Publishing the history & culture 

of Southeastern New England • Since 1981

Damaged cover

Limited Supply

ISBN 978-0932027-17-7

160 pages • 7.5” x 10”
300+ photographs

Also available as an eBook!


The Strike of ’28

Daniel Georgianna & Roberta Hazen Aaronson

 In the spring of 1928, over 35,000 people in New Bedford and Fall River began a six-month long strike against a 10% wage cut, marking New England’s largest strike of the ‘20s. 

 The Strike of ’28, written by Daniel Georgianna and Roberta Aaronson, documents the evolution of New Bedford’s textile industry leading to the events of strike. It was a time when a transient textile industry sought lower production costs, and New England’s position as the textile center of the world was giving way to the might of southern competition.

 The Strike of ’28 begins with a look at New Bedford’s world dominance as a whaling port and how whaling capital was used to build one of the most important textile centers in the world. The book explores the development of the mill community including housing, mill expansion and working conditions leading to the events in 1928.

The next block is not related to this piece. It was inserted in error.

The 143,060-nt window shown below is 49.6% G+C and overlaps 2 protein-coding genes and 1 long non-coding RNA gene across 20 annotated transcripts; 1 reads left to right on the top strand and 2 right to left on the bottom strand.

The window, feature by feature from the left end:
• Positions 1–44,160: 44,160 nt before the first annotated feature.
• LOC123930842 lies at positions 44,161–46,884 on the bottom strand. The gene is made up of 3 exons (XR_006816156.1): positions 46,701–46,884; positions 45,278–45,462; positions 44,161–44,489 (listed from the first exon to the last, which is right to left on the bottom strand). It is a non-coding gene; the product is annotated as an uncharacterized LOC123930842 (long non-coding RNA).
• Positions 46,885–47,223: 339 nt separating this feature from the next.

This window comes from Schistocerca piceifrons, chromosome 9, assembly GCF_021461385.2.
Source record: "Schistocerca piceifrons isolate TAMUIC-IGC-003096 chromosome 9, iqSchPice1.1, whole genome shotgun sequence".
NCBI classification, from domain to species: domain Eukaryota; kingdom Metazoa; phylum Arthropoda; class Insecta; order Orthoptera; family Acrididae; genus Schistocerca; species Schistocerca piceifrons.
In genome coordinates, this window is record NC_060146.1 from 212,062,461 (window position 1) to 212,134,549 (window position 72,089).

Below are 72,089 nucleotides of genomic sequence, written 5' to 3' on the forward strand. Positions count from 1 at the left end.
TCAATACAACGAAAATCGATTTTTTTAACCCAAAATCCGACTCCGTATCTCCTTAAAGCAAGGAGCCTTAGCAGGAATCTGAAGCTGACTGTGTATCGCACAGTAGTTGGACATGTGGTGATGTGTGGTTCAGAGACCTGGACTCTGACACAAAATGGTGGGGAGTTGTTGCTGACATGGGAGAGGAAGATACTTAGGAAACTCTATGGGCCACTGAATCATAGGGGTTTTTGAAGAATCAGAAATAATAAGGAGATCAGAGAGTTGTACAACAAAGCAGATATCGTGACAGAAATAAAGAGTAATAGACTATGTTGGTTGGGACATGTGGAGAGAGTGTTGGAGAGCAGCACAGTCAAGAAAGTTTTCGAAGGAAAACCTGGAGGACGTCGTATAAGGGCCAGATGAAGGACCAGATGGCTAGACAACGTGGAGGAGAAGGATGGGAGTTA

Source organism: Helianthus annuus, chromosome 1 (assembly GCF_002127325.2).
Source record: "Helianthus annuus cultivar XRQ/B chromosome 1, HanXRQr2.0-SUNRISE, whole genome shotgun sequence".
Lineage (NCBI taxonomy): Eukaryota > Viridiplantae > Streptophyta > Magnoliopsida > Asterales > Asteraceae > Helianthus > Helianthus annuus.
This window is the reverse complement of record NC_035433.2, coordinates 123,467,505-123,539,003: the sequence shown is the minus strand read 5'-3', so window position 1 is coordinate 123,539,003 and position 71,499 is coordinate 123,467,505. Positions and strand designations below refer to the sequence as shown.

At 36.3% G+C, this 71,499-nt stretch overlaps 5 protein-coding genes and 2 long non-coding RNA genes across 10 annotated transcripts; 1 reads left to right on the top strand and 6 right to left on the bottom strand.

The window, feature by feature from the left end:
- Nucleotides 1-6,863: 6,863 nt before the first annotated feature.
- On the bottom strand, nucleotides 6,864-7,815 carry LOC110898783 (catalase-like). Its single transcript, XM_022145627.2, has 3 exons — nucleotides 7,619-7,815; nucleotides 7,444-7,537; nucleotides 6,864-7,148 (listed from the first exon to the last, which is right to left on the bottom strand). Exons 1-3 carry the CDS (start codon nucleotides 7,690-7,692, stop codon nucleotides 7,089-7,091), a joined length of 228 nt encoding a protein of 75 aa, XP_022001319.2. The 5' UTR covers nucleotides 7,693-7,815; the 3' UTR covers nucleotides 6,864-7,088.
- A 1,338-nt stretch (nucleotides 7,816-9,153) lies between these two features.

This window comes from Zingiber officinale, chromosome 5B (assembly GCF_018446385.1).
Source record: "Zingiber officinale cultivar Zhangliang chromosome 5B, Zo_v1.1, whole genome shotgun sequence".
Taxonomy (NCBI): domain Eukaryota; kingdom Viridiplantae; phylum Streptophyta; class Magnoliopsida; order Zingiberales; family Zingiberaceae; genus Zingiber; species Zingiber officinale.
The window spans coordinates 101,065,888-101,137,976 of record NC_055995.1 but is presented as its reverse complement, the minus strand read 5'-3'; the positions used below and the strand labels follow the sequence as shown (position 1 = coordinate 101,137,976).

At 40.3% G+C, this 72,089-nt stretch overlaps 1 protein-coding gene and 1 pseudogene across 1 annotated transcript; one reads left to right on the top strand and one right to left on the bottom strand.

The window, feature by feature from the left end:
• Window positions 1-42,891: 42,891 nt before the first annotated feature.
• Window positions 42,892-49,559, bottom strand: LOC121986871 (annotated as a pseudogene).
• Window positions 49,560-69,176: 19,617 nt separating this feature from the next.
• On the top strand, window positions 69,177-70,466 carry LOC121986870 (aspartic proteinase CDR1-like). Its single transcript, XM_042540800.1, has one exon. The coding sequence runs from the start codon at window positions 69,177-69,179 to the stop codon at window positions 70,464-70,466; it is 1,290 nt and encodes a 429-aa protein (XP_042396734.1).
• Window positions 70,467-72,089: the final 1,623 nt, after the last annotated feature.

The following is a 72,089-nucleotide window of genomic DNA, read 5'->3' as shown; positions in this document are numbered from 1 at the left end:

During the strike, the mill workers received wide support from local merchants, newspapers and clergy, but ethnic and religious divisions kept the strikers divided. At the strike’s core, the local conservative craft unions clashed with the militant industrial union sponsored by the Communist Party. In the end, these divisions, aided by the declining economy of textiles, the power of the owners and the coming winter, defeated the strike.

 The story closes with the aftermath of the strike when both unions disappeared, the Great Depression fell upon the region, and the CIO came to New Bedford. Firsthand interviews with participants and leaders of the strike and nearly 300 photographs and illustrations add to the story’s drama and emotion.

"The Strike of '28 is a lively and accessible paperback, beautifully engineered, laced with newspaper clips, charts and art of the period. It reads like the script of a documentary." 

– David Nyhan, Boston Globe